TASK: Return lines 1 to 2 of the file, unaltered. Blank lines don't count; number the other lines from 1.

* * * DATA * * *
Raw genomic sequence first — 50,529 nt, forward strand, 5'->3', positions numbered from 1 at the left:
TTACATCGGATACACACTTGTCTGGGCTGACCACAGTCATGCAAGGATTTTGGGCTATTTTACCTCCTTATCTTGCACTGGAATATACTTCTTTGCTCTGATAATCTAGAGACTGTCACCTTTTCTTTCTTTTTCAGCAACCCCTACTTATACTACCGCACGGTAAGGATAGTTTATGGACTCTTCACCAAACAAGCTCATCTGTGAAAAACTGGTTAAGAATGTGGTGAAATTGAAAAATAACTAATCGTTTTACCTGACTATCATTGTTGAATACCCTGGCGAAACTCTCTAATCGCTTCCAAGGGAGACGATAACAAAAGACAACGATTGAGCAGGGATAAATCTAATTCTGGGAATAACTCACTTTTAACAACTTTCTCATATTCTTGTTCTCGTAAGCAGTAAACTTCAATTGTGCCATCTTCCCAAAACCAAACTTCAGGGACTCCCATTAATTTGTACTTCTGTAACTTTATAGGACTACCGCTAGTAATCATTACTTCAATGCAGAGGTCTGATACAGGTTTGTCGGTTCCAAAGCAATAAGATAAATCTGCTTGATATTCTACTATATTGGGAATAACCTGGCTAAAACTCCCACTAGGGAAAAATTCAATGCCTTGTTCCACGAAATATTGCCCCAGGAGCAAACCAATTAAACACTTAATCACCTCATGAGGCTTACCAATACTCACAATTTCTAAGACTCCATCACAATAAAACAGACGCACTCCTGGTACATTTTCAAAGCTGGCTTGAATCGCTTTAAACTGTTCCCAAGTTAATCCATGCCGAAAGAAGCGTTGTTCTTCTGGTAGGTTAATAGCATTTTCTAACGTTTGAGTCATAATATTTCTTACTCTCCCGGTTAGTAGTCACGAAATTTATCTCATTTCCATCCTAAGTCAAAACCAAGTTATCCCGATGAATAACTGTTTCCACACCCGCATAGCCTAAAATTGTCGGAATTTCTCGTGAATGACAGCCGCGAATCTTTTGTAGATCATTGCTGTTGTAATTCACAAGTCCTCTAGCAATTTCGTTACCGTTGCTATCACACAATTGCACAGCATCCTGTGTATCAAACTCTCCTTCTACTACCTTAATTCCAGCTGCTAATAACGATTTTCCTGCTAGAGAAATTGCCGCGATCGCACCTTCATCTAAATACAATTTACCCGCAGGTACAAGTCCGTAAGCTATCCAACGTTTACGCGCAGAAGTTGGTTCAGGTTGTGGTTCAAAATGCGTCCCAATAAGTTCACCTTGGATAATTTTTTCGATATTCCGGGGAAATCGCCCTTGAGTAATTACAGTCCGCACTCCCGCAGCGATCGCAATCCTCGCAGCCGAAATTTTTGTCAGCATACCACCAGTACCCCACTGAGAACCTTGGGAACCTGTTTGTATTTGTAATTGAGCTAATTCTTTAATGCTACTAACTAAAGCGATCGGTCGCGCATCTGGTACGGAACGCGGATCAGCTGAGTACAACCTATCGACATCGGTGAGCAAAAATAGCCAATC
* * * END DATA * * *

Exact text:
Raw genomic sequence first — 50,529 nt, forward strand, 5'->3', positions numbered from 1 at the left:
TTACATCGGATACACACTTGTCTGGGCTGACCACAGTCATGCAAGGATTTTGGGCTATTTTACCTCCTTATCTTGCACTGGAATATACTTCTTTGCTCTGATAATCTAGAGACTGTCACCTTTTCTTTCTTTTTCAGCAACCCCTACTTATACTACCGCACGGTAAGGATAGTTTATGGACTCTTCACCAAACAAGCTCATCTGTGAAAAACTGGTTAAGAATGTGGTGAAATTGAAAAATAACTAATCGTTTTACCTGACTATCATTGTTGAATACCCTGGCGAAACTCTCTAATCGCTTCCAAGGGAGACGATAACAAAAGACAACGATTGAGCAGGGATAAATCTAATTCTGGGAATAACTCACTTTTAACAACTTTCTCATATTCTTGTTCTCGTAAGCAGTAAACTTCAATTGTGCCATCTTCCCAAAACCAAACTTCAGGGACTCCCATTAATTTGTACTTCTGTAACTTTATAGGACTACCGCTAGTAATCATTACTTCAATGCAGAGGTCTGATACAGGTTTGTCGGTTCCAAAGCAATAAGATAAATCTGCTTGATATTCTACTATATTGGGAATAACCTGGCTAAAACTCCCACTAGGGAAAAATTCAATGCCTTGTTCCACGAAATATTGCCCCAGGAGCAAACCAATTAAACACTTAATCACCTCATGAGGCTTACCAATACTCACAATTTCTAAGACTCCATCACAATAAAACAGACGCACTCCTGGTACATTTTCAAAGCTGGCTTGAATCGCTTTAAACTGTTCCCAAGTTAATCCATGCCGAAAGAAGCGTTGTTCTTCTGGTAGGTTAATAGCATTTTCTAACGTTTGAGTCATAATATTTCTTACTCTCCCGGTTAGTAGTCACGAAATTTATCTCATTTCCATCCTAAGTCAAAACCAAGTTATCCCGATGAATAACTGTTTCCACACCCGCATAGCCTAAAATTGTCGGAATTTCTCGTGAATGACAGCCGCGAATCTTTTGTAGATCATTGCTGTTGTAATTCACAAGTCCTCTAGCAATTTCGTTACCGTTGCTATCACACAATTGCACAGCATCCTGTGTATCAAACTCTCCTTCTACTACCTTAATTCCAGCTGCTAATAACGATTTTCCTGCTAGAGAAATTGCCGCGATCGCACCTTCATCTAAATACAATTTACCCGCAGGTACAAGTCCGTAAGCTATCCAACGTTTACGCGCAGAAGTTGGTTCAGGTTGTGGTTCAAAATGCGTCCCAATAAGTTCACCTTGGATAATTTTTTCGATATTCCGGGGAAATCGCCCTTGAGTAATTACAGTCCGCACTCCCGCAGCGATCGCAATCCTCGCAGCCGAAATTTTTGTCAGCATACCACCAGTACCCCACTGAGAACCTTGGGAACCTGTTTGTATTTGTAATTGAGCTAATTCTTTAATGCTACTAACTAAAGCGATCGGTCGCGCATCTGGTACGGAACGCGGATCAGCTGAGTACAACCTATCGACATCGGTGAGCAAAAATAGCCAATC